It is crucial to stress that the data we analyze is anonymized. We do not have any traceable user information (drivers’ social security numbers, vehicle numbers, etcetera) and thus cannot use it in our machine learning. Additionally, our machine learning work does not involve that kind of granular breakdown of data. We are interested in the bigger picture, and in creating products and solutions that are useful for all OEMs, in all their markets.

Overcoming the challenges of machine learning, together with OEMs

What are the main challenges of machine learning, at least in this context? How can we overcome these challenges, and deliver better connected car services for OEMs?

1. Connected car data collection and analysis
Essentially, data quantity is the key to connected car service quality. The more connected car data you can work with, the better analyses you will be able to make through your machine learning processes. Not all data will be relevant for a particular machine learning project, but as connected car services inevitably become more interconnected and complex, it is critical to have access to as much data as possible when developing these services.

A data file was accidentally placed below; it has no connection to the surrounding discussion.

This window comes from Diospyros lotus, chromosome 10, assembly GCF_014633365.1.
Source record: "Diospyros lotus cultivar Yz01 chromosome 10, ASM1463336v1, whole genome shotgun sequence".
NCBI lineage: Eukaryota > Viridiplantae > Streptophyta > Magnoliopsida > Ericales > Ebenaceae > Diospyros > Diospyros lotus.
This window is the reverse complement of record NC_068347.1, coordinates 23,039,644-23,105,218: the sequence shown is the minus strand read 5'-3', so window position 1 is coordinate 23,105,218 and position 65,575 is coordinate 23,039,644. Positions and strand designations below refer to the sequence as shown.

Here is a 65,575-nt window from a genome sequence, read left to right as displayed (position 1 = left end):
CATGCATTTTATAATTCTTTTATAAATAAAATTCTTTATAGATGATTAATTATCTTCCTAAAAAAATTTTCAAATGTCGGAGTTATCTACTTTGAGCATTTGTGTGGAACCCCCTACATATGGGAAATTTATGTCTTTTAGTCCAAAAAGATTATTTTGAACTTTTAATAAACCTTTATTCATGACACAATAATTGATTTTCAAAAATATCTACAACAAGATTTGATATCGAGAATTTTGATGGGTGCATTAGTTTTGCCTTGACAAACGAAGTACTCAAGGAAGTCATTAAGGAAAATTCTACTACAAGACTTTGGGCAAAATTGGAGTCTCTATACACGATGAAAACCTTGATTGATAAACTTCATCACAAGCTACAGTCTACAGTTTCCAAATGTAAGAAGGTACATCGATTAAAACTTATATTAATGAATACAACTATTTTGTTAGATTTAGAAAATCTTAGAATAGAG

2. Handling big data volumes
Even comparatively small data sets can concern millions of vehicles, so handling enormous amounts of data is highly complex. At WirelessCar, we make sure to only invest in and work with the kind of technology that can live up to these demands, and that provides us with the tools necessary for big data management. That is a prerequisite for continuously enhancing our machine learning, and developing our connected car services for (and alongside) OEMs.

3. Collaborating closely with OEMs
The closer the collaboration between us and the OEM, the better the results. Rarely is this more true than in the case of machine learning. We need to understand our customers’ needs and problems (and their customers’, in turn), and train our machine learning models accordingly. Through this collaborative process, not only are we able to overcome multifaceted issues together, but better prepare for the future as well.

If you want to know more about how our work with machine learning can help your business offer, do not hesitate to reach out to me: you will find my contact information below. Machine learning is a vast and fascinating subject, one we will return to in upcoming articles. In the meantime, make sure to check out other, related articles here on our WirelessCar Insights blog – on mobility insights and sustainability, EV driver insights, the FREEDOM project, automotive cybersecurity and data privacy, and lots of other topics!

Sami Fatmi
Data Scientist